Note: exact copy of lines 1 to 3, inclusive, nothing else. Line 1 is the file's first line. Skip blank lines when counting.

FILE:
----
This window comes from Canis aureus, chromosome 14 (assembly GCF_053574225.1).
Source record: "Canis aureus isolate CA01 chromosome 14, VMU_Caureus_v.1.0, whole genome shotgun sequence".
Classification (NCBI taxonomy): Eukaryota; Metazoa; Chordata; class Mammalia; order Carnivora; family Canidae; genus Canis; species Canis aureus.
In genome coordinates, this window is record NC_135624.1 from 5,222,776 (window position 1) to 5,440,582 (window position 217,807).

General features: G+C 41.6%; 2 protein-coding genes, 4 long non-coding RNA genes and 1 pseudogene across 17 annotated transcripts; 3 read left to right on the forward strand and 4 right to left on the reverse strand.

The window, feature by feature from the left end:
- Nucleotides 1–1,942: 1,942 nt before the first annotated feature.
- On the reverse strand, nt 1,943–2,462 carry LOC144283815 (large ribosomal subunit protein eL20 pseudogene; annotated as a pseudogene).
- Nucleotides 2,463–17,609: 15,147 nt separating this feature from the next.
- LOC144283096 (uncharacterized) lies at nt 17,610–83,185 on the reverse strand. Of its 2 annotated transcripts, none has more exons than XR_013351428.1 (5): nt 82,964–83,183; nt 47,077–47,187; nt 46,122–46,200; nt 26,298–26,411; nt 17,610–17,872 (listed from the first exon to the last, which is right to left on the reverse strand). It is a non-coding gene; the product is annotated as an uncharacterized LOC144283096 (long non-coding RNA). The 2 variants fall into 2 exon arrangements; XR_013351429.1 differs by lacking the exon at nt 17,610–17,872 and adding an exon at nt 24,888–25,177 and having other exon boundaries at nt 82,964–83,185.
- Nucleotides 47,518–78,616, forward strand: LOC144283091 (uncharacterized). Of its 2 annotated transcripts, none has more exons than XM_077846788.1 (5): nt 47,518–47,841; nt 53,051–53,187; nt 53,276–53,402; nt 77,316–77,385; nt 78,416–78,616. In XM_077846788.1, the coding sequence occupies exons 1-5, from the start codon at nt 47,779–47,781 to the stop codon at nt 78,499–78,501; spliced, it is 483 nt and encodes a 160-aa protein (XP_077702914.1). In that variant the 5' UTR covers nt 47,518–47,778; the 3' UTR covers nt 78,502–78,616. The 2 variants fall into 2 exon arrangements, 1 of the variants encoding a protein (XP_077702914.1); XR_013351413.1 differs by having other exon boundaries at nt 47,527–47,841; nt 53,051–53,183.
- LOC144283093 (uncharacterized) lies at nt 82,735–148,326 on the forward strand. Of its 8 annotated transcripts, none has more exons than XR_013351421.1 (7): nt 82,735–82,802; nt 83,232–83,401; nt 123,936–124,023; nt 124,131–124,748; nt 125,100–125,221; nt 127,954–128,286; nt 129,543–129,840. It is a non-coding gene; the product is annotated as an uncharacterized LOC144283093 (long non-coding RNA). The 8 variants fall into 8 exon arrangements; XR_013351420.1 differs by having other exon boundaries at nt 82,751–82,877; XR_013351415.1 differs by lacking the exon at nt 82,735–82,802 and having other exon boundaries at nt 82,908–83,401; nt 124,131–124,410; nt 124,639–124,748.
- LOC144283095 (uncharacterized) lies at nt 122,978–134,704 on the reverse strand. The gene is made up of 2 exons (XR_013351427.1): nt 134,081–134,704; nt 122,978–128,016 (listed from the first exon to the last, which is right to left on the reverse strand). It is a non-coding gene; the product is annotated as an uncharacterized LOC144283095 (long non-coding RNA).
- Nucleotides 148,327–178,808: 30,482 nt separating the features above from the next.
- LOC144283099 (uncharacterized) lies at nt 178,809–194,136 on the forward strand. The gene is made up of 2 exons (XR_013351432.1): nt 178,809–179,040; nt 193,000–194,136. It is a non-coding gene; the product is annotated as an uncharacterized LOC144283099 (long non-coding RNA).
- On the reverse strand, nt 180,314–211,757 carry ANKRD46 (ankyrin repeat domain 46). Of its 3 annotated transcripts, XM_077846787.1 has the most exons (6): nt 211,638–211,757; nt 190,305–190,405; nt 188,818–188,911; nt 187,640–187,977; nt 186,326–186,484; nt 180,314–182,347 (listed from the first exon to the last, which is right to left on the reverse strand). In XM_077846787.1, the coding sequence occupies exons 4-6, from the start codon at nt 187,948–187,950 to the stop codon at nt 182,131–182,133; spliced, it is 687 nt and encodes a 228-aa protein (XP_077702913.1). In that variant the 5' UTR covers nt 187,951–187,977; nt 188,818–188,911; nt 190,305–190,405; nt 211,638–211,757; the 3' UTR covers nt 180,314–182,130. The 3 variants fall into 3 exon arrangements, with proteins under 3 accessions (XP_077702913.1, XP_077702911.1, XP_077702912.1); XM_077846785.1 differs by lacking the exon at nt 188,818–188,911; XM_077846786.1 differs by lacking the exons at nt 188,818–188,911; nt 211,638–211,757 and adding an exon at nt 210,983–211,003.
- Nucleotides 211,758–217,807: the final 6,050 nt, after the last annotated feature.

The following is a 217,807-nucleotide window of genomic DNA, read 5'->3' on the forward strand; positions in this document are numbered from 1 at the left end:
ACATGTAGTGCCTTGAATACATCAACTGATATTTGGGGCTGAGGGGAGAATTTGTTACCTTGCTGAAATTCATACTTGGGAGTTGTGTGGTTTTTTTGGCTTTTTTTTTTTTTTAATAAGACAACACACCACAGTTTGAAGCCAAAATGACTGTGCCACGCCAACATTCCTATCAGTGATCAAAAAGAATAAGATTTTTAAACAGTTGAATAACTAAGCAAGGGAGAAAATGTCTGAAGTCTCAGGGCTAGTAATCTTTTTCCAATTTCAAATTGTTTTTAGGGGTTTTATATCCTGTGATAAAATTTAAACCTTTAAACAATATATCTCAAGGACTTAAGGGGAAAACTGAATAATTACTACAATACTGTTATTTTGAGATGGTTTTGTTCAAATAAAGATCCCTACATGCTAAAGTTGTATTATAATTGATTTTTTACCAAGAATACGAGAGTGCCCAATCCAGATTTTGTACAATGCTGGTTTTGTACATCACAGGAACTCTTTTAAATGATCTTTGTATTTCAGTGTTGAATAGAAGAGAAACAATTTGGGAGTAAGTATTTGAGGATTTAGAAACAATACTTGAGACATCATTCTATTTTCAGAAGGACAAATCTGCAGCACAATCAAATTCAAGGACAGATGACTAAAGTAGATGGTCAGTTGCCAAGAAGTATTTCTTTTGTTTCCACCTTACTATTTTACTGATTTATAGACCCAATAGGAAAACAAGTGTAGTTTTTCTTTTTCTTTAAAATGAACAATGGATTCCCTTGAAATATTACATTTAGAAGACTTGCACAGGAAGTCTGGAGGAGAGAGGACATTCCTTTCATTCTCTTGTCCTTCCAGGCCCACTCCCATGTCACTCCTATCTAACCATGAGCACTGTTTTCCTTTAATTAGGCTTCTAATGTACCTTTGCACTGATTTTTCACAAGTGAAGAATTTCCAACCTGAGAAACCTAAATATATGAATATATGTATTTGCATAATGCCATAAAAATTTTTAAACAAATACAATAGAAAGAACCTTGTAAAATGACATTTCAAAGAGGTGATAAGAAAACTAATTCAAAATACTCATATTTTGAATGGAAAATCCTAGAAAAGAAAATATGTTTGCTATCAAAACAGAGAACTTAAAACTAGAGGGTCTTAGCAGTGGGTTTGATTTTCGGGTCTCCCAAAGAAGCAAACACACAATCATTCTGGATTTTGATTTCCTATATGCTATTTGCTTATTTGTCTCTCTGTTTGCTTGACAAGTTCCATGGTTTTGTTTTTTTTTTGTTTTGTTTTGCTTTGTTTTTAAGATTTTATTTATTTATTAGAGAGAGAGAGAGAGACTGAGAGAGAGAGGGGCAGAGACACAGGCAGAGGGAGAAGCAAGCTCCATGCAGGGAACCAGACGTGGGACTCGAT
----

This window comes from Canis aureus, chromosome 14 (assembly GCF_053574225.1).
Source record: "Canis aureus isolate CA01 chromosome 14, VMU_Caureus_v.1.0, whole genome shotgun sequence".
Classification (NCBI taxonomy): Eukaryota; Metazoa; Chordata; class Mammalia; order Carnivora; family Canidae; genus Canis; species Canis aureus.